Ovarian cancer is malignant tumor that can form in different parts of the ovary. The cancer can begin in the cells that line the surface of the ovary (epithelial carcinoma of the ovary), in the cells that produce ova (germ cell tumor of the ovary) or the cells of the connective tissue that link the different elements of the ovary (stromal tumor of the ovary). However, most malignant ovarian tumors are epithelial carcinomas. The cancer can affect one or both ovaries.
The ovaries are two small oval organs of the internal female reproductive system. They are located in the lower abdomen on either side of the uterus, near the end of the fallopian tubes. Their two main functions are to secrete hormones (estrogen and progesterone for example) and ensure ovulation. Each month, in women of childbearing age, an ovary releases an egg. Once released, the egg is moved from one of the fallopian tubes to the uterus, where it can be fertilized by sperm and develop into a fetus. If the egg is not fertilized, it will be expelled with menstrual flow. To accomplish these important functions, the ovarian cells work harmoniously before dying to be replaced by new-born cells.
Types of Ovarian Cancer
There are three main types of ovarian cancer, according to the type of cells in the ovary where the cancer originates.
Ovarian epithelial cancer – also known as surface epithelial-stromal tumor, ovarian epithelial carcinoma begin in the cells located on the outer surface of the ovary; it is the most common type of ovarian cancer, representing nearly 80% of ovarian malignancies.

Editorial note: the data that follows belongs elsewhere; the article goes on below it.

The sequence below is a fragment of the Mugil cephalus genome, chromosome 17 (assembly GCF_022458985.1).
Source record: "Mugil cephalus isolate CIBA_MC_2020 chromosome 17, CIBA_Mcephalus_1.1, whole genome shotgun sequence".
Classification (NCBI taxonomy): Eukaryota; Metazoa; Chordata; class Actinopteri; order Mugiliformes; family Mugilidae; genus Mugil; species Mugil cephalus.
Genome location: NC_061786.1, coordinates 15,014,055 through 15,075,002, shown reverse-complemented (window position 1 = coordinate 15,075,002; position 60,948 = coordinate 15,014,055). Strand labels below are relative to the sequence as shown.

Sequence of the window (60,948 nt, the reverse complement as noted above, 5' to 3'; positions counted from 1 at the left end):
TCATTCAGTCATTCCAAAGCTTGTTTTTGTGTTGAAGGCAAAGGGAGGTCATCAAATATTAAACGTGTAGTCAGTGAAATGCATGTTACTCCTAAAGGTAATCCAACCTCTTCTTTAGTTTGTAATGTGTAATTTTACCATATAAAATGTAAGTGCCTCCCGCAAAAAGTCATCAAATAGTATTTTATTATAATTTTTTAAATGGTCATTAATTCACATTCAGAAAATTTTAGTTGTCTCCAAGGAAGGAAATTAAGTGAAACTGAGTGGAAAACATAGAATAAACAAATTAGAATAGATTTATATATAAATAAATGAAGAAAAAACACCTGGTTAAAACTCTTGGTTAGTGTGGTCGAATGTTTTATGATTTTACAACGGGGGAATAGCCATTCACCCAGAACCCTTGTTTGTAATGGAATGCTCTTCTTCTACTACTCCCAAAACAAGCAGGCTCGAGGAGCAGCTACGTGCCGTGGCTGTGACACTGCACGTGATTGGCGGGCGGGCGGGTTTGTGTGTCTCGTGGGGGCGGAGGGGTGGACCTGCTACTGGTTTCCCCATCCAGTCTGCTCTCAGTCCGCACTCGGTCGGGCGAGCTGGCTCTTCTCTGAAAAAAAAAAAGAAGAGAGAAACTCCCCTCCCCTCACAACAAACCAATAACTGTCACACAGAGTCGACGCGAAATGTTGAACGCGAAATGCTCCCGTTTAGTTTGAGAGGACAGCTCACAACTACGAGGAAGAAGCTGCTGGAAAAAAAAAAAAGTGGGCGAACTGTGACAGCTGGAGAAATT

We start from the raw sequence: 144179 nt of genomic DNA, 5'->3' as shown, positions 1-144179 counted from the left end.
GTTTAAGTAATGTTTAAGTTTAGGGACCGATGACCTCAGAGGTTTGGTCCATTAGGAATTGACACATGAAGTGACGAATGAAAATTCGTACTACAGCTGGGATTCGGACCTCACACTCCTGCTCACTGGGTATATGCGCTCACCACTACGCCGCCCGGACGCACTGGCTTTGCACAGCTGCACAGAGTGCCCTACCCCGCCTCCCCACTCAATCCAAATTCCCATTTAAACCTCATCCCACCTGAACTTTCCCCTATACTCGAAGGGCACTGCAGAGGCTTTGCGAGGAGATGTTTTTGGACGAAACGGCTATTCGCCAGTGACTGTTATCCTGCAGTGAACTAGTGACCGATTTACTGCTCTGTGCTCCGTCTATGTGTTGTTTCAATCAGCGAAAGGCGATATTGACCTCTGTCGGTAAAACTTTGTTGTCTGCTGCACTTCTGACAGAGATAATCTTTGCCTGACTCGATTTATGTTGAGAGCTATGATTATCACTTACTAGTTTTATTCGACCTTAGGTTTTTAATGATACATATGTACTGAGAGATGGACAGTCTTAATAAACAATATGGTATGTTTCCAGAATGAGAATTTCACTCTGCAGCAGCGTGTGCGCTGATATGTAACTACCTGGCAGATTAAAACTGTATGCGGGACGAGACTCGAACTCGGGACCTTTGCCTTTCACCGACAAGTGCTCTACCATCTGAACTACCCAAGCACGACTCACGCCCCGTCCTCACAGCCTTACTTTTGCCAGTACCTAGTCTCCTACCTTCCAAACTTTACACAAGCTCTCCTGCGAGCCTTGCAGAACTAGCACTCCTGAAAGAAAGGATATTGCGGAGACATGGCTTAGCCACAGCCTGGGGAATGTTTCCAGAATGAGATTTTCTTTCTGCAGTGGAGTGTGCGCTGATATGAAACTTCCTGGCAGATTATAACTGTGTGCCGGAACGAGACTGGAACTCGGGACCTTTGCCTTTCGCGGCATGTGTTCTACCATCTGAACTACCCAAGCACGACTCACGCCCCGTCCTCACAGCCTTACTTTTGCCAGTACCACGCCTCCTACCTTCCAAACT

Ovarian germ cell tumors– these forms of ovarian cancer are more common among young women and girls; they are account for less 12% of ovarian cancers. Ovarian germ cell tumors develops in the cells that produce eggs; they are less common than epithelial ovarian cancer but usually more aggressive.
Stromal Tumors of the Ovary – these cancers develop in the connective tissue cells that hold various elements of the ovary together; it accounts for nearly 8% of ovarian cancers. Stromal tumors are less common than epithelial.
Ovarian Cancer Statistics
Each woman has about 1.7 percent chance of developing ovarian cancer in her lifetime. According to the World Health Organization (WHO), there are more than 204,000 new cases of ovarian cancer each year worldwide; the tumor is responsible for around 4% of all cancers diagnosed in women. In the U.S. alone, it is estimated that 21.550 women were diagnosed with ovarian cancer in 2009.
Ovarian cancer is the leading cause of death from gynecological cancers after breast cancer. Every woman has about 1 percent chance of dying from ovarian cancer in her lifetime. According to the National Cancer Institute, about 14.600 women died of cancer of the ovary in the United States in 2009.
The peak incidence of ovarian cancer is seen after menopause. From 2002-2006, the median age at diagnosis for cancer of the ovary was 63 years of age; percentages and ages at diagnosis were approximately:
- 3% under age 20;
- 5% between 20 and 34;
- 4% between 35 and 44;
- 9% between 45 and 54;
- 3% between 55 and 64;
- 9% between 65 and 74;
- 0% between 75 and 84;
- 6% 85+ years of age.
Ovarian Cancer Causes
Ovarian cancer occurs when part of the normal cells of the ovaries begin to transform and divide in an uncontrolled manner to become malignant. In some women, this division does not lead to a malignant tumor; their immune system fights the disease and prevents the cancer from developing. For others, however, their immune system is not able to destroy those belligerent cells; their numbers continue to increase to form a malignant tumor. The tumor is initially well defined; it produces no symptoms. Over time, however, cancer cells invade surrounding tissue to destroy them gradually. Cancer cells can also use the lymphatic system or bloodstream to reach parts of the body far distant from their point of departure to form new tumors; this condition is called metastatic ovarian cancer.